29 June 2012
Being a 'yes' mummy
I actually wrote this post 2 months ago, but for some reason I stuck it in the 'drafts' folder. This evening I read a post written by Kate at Wit Wit Woo and felt prompted to go back to mine. So this is a declaration to try harder. A promise to my kids, that somehow once put into print is harder to go back on. So here goes.....
I probably use the word 'no' more times in a day than I care to mention. If you were a fly on the wall in our house, you would regularly hear conversations like this:
DS1: "Can we go to the park after school Mummy?"
Me: "No not today, it looks like rain and I've got to get the dinner on"
DD1 "Can we make pancakes for breakfast?"
Me: "No not today, the cereal is laid out and I'm not sure if we've got the ingredients anyway "
DD2 "Can we have a bible story tonight before bed?"
Me: "Not tonight sweetheart, I'm tired, I think we'll just say a quick prayer"
Most of the time I don't even give the notion a second thought. The word 'no' just trips off the tongue so readily. What's really going on in my head? Usually it's one of three things:
a) the thought of the big mess involved and that I know who will be clearing it up
b) I am tired, it's been a long day and the sofa/chilled glass of wine is calling me
c) this wasn't what I had planned (I am not good with spontaneity, it just goes against my natural instinct!)
They say our children learn from their parents - DD2's first word was 'NO' for goodness sake!
I slowly came to the realisation that our negative response as parents, can actually have a detrimental affect on our child's behaviour. It makes perfect sense that the words they hear or the attitude they are continually exposed to, will eventually have a knock on effect. Obviously there are occasions when a 'yes' would not be appropriate eg your 3 year old asks to walk to the shop on her own or it's snowing and your son comes down in shorts and a t-shirt (although I know a Mum who has been known to go to these lengths when she is just plain fed up of arguing with her 3 year old!). However what about stopping before we revert to that default answer of 'no' and considering an alternative response? If asked "can we stay up a bit late to watch a film together?" or "can we stay in our pyjamas all day today?" Stop and ask yourself - why not?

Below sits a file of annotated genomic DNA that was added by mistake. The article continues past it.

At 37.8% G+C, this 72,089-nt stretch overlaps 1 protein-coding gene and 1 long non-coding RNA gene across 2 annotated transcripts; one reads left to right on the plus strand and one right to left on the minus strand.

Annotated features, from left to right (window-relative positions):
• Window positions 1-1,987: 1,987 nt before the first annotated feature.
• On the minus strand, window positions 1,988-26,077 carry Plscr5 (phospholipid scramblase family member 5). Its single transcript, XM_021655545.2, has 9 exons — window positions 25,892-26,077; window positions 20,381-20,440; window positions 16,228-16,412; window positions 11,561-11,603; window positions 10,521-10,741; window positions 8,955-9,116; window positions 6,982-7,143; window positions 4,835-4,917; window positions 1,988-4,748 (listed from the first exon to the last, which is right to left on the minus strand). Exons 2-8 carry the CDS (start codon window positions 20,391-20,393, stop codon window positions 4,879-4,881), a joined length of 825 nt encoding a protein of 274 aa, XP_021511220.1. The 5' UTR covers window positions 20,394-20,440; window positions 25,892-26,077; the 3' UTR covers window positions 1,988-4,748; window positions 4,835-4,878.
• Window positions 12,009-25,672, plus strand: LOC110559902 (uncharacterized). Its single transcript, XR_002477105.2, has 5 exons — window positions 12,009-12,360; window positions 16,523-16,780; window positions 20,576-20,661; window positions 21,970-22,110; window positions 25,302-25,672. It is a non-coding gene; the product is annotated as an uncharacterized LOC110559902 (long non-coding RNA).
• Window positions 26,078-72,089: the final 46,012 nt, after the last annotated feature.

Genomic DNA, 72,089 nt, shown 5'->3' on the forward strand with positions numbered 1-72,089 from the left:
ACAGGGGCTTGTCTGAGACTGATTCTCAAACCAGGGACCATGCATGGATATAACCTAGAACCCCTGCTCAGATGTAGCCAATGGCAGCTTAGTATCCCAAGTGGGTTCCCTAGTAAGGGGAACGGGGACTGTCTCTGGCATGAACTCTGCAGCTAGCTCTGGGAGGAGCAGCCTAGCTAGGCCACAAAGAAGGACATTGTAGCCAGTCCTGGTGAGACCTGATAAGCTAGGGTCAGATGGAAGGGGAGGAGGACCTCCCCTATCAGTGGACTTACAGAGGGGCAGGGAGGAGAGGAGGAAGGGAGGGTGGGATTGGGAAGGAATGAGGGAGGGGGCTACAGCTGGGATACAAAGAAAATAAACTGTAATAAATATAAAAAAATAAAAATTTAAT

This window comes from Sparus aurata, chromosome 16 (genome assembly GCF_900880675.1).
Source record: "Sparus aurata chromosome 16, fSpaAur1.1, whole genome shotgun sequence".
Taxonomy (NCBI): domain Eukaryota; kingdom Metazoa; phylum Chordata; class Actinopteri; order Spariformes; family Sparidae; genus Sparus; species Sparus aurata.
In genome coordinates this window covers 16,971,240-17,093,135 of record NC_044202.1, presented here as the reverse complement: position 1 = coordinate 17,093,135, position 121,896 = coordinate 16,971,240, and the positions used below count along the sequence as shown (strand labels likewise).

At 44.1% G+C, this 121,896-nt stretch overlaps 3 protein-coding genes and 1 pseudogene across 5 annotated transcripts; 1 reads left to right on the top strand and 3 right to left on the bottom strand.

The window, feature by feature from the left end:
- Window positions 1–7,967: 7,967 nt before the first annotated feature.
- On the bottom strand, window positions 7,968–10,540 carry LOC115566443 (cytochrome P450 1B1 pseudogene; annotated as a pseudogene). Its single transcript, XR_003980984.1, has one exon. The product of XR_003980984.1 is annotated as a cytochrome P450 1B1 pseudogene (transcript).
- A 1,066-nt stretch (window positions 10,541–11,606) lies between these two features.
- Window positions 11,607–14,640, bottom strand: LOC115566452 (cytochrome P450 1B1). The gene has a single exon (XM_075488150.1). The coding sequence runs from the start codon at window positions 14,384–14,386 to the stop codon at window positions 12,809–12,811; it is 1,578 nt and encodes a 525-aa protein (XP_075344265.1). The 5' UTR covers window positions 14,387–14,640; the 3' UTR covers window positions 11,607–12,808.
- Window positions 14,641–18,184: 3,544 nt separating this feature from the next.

I know it's a well-worn cliche, but Life really is too short. Would we rather our children remembered us for the times we quashed their fanciful ideas, or the times we managed to find our often too well-hidden fun side and let our hair down? I don't know about you but I'm going to try to stop and think before I say 'No' . It's never too late to start living.....
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